Black Tambourine

Metascore
88

Universal acclaim - based on 8 Critics

Critic score distribution:
  1. Positive: 8 out of 8
  2. Mixed: 0 out of 8
  3. Negative: 0 out of 8
  1. Starting with demo versions of "For Ex-Lovers Only" and "Throw Aggi Off the Bridge" that are enjoyably scraggly if not as overwhelming as the final takes. The remaining four consist of new recordings by the original band, though they're not new songs; instead, they're selections from their irregular live sets that were never formally recorded and released at the time. The production style makes it sound like they were recorded at the same time as the rest of the disc, making it a seamless treat.
  2. Their pithy discography--a kind of ur-record of indie-pop, ripped off knowingly and unknowingly--is part of their magic.
  3. Black Tambourine have finally gotten the treatment they deserve. This is essential listening for anyone who wonders where indie-rock's been, or where it's going. The influence is obvious, and the music has never sounded better.
  4. The narratives it employs are true to life, the reverb drenched instrumentation was rightfully summoned, and the substitution of dark undertones over lighter sensibilities that such genre was commonly known for were ditched with good reason. No wonder Slumberland has wholeheartedly embraced Black Tambourine's influence to their label. That's good enough reason to bring another of independent music's long forgotten cult stories into the forefront.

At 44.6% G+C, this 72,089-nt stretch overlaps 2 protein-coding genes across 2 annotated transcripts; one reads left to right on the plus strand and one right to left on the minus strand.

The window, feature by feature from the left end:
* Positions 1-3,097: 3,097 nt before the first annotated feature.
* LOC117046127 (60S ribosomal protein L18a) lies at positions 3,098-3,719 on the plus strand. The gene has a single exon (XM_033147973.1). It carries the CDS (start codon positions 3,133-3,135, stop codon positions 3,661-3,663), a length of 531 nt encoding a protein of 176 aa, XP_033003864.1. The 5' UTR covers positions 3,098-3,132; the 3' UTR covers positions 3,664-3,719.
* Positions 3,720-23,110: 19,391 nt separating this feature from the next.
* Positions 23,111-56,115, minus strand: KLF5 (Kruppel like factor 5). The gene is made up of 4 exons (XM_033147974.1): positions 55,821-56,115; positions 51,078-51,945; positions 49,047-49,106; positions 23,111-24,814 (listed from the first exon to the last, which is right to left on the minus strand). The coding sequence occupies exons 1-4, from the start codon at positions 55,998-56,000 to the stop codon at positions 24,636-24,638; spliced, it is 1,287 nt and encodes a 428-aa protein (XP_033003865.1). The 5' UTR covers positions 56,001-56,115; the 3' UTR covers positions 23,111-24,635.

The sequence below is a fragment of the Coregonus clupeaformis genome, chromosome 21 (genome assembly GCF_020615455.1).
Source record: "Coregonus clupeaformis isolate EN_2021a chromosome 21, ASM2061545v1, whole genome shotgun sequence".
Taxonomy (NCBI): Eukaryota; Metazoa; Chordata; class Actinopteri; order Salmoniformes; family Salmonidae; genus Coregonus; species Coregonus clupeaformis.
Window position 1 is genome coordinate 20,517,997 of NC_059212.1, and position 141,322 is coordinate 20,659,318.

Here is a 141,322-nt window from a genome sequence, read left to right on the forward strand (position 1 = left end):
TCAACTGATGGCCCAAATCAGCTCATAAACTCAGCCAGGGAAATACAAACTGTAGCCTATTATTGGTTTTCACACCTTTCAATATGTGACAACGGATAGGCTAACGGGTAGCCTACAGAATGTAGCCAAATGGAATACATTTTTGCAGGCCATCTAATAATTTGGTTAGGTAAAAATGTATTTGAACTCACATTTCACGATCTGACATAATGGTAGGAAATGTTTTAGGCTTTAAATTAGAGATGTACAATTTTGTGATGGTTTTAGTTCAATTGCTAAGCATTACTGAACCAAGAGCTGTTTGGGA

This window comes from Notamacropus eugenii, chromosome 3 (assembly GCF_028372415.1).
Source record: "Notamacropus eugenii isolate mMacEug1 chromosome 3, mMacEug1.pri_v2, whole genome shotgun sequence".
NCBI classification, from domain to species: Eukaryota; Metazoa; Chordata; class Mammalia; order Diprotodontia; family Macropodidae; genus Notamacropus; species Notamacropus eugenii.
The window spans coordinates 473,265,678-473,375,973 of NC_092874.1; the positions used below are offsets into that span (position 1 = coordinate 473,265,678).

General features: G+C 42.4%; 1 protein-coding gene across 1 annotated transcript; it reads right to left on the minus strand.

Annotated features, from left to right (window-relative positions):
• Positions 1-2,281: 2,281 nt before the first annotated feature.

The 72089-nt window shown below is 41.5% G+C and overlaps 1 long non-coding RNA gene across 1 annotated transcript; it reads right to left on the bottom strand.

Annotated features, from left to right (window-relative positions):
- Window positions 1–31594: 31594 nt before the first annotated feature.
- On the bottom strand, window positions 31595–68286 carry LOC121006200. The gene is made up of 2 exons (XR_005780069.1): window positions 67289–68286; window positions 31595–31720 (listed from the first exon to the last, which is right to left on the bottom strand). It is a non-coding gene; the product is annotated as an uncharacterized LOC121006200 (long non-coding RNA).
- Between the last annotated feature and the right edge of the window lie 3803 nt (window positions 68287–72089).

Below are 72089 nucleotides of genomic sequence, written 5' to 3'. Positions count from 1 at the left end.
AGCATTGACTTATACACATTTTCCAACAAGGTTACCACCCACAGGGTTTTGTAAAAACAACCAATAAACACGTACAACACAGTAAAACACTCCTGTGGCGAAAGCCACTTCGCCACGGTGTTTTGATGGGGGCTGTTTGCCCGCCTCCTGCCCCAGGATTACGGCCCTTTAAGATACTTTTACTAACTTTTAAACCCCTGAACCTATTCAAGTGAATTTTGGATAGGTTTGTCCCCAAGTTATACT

5. Black Tambourine is indispensable listening for anyone with even a passing interest in indie pop's past or current renaissance and a wholly welcome reminder of the unwavering greatness of one of the genre's truly seminal bands.
  6. That Complete Recordings has long gone out of print makes Black Tambourine an essential acquisition for current In the Red, Woodsist, and Slumberland loyalists. And even for old-school adherents, the bonus tracks included warrant a repurchase.
  7. Black Tambourine can be amateurish: "Can't Explain" seems as if it's being held together with chewed-up licorice and broken guitar strings. But it also builds to a fine frenzy that fans of Vivian Girls will find pleasantly familiar.
  8. Even the tape warp of the demos sounds like it was done on purpose. The packaging gets updated, too, with liner notes pondering how so many current bands have added BT's sound "to their own DNA." A rare gem that still holds up.

Awards & Rankings

User Score
8.0

Generally favorable reviews- based on 11 Ratings

User score distribution:
  1. Positive: 1 out of 2
  2. Negative: 0 out of 2
  1. Aug 27, 2010
    10
    It sounds like everything you think of when you say "indie" but still manages to suprise (constantly). It sounds like the 90's rolled into theIt sounds like everything you think of when you say "indie" but still manages to suprise (constantly). It sounds like the 90's rolled into the 00's. In one word, AMAZING! Full Review »
  2. Aug 12, 2010
    5
    I was a big fan of Velocity Girl and came to this release in a backward fashion, meaning I was only familiar with BT's predecessor. I wasI was a big fan of Velocity Girl and came to this release in a backward fashion, meaning I was only familiar with BT's predecessor. I was curious to hear where VG's roots grew from and was disappointed and underwhelmed by this release. The songs are just not that interesting and sound amateurish by even 1990's indie label standards. Don't get me wrong, I love the output of labels like Creation, K, Sarah, Cherry Red, et al, but this is nowhere near the quality of many of the bands that recorded for the aforementioned labels. I hate to drop the hammer on this record and this band, but this is a boring record and not worth checking out even for curious VG fans. Buyer beware on this one. Full Review »